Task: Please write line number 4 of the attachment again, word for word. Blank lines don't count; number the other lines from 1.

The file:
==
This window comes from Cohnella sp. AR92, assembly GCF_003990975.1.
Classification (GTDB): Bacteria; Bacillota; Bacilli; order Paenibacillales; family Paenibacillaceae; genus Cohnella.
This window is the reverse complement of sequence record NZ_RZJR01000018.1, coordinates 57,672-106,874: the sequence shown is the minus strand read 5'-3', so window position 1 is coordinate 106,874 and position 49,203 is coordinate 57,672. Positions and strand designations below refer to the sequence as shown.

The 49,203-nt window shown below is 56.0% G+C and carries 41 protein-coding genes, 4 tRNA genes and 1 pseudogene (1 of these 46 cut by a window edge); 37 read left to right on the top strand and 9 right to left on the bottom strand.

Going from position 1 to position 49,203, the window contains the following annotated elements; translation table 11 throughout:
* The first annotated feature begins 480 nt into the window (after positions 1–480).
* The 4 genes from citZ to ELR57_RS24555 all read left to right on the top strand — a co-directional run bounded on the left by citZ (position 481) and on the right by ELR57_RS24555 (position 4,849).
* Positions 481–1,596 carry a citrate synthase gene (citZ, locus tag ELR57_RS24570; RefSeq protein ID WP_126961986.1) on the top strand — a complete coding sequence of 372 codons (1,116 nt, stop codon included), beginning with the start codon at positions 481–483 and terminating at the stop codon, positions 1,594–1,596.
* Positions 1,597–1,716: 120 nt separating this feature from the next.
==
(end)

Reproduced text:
The 49,203-nt window shown below is 56.0% G+C and carries 41 protein-coding genes, 4 tRNA genes and 1 pseudogene (1 of these 46 cut by a window edge); 37 read left to right on the top strand and 9 right to left on the bottom strand.